• I am likely a lone voice in the wilderness on this one, but I’m not a big fan of the three-on-three overtime. At least I’m consistent. I’ve never liked regular-season overtime. I know it’s immensely entertaining and I also recognize that that’s the big thing in sports—everything in this mega-dollar world has to be “entertaining”.  I’ve always liked ties in hockey, in the sense that if two teams played to a tie, that’s what you get—one point each. Take your point and move on to the next game.  But saying a team “lost” a game because they gave up a goal in a three-on-three river hockey game, or worse, a shootout, just doesn’t work for me. And, it messes up the standings with all these extra points.
  • On that note, since the NHL is so committed to overtime (and I guess the star players like it because it builds up their stats, which means higher salaries…) at least do what they do in the World championships. There, don’t teams that win in regulation get three points (like in soccer)? But if you win in overtime, you get two points while the losing teams still gets one point?

Finally, I was pleased to see Bobby Orr say publicly that the red line needs to come back.  I too think the game is just too fast nowadays. I know people love speed and all that, but sometimes…well, I realize I’m sounding like a real old-timer now…


  1. I liked Panik when he was with us, but he seemed inconsistent - which may be as much a comment on the lines he was put on as his talent level. Babcock's take - that some guys just have to bounce around until they finally find the right situation - pretty much sums it up, I think. I'm trying to think of Leaf examples, of someone who came here as a journeyman and really excelled, but it seems we more often bring a successful guy in and he doesn't do so well here!
    And I'm definitely on the same page about regular season overtime. To my way of thinking, if the score's tied after 60 minutes, each team deserves a point. Extra points for OT and shoot-outs skew the standings, as you say. I know the Premier League awards 3 points for a win, and one for a tie. Maybe that would work?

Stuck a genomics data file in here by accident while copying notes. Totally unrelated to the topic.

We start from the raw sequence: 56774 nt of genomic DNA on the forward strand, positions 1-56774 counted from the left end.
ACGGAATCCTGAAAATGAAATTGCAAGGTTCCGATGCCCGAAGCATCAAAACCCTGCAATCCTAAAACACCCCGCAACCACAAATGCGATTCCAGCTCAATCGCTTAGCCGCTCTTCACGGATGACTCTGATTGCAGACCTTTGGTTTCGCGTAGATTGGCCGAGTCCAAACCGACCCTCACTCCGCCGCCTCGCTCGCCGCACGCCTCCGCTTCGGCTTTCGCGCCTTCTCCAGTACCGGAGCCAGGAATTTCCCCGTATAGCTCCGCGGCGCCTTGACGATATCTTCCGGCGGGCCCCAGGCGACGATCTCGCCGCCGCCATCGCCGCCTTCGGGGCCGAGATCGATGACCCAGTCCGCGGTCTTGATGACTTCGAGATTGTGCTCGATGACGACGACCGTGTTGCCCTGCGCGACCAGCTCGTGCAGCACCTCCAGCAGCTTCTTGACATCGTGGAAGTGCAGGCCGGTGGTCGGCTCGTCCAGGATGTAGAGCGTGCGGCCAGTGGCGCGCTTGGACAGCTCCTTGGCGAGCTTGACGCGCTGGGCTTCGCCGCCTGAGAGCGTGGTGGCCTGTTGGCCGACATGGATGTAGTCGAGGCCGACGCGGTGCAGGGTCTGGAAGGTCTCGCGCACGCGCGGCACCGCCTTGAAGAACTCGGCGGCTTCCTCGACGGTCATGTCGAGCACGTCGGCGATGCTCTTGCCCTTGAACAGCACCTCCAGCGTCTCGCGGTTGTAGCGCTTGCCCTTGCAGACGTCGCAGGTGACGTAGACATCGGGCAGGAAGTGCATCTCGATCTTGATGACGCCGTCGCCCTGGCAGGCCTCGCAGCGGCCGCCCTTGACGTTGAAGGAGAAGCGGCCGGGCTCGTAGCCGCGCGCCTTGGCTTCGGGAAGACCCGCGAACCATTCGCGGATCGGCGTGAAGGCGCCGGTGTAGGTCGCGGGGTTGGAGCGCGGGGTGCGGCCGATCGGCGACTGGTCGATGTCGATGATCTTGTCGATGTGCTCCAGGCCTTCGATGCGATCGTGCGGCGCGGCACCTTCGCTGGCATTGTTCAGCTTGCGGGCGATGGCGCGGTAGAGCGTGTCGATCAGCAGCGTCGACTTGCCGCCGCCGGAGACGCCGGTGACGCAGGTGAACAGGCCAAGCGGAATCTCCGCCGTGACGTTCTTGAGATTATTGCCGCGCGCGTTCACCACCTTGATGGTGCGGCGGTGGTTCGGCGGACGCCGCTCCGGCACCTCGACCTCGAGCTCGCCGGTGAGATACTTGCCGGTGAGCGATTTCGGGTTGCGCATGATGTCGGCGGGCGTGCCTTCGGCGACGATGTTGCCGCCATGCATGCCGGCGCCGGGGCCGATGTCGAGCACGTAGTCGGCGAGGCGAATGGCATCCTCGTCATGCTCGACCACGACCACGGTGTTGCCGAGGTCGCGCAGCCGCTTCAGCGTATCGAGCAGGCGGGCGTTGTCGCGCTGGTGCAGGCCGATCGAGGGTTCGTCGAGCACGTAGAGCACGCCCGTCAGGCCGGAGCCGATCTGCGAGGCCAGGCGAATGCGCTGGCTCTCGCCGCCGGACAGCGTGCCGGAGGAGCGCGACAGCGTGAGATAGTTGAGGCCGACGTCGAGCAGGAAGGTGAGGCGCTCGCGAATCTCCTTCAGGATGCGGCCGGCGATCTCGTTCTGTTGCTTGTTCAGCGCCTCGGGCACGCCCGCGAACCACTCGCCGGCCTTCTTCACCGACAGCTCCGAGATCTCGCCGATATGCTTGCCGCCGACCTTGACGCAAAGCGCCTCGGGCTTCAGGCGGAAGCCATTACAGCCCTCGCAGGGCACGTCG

And hey! As long as we don't complain (too much) about the cost of a hot dog and a drink at the game - compared to back in the good old days - we're allowed to vent!

    1. I'm glad to know someone shares my dislike for (hockey) ties, Gerund O'- and yes, surely Leaf fans have a right to vent!

  2. Hi Michael:
    Seems like we cannot always agree, which is good.

    The good news
    Thanks to parity and the youngsters the Leafs are competitive now. They are providing some very exciting, fast paced hockey for 40 minutes. Meanwhile, the veterans appear slow in comparison. A few subtractions and additions will allow the next step faster than we thought.

    The Bad News
    They are having trouble closing the deal. This seems to be a problem in all sports, as teams go into their "prevent defence" as opposed to playing the way that got them into the lead in the first place. Maybe it should be called "the Prevent winning syndrome". In golf, Johnny Miller continually refers to choking in the clutch. When one watches, it seems that the team behind looks very "determined", while the team leading has this look of bambi caught in the headlights (and Mike Babcock furiously drawing on his little white board, while players look "fearful").
    In the past, someone passed on a phrase. When things get tough, don't be blaming others, take a look at yourself. While I believe in Babcock, the third period and overtime are high event hockey, and the coach can make a difference. Blowing four multi-goal leads in 5 games is not good. Apparently, Chicago reduced their lineup considerably to save that game.

    Ties - Overtime

    The problem with ties is that team's start playing for a tie at the ten minute mark of the third period. The odds of anything happening diminish considerably. Hockey is capable of providing back and forth action with excitement with near misses. I always loved overtime of the Stanley Cup playoffs but recognize it is not feasible for the regular season.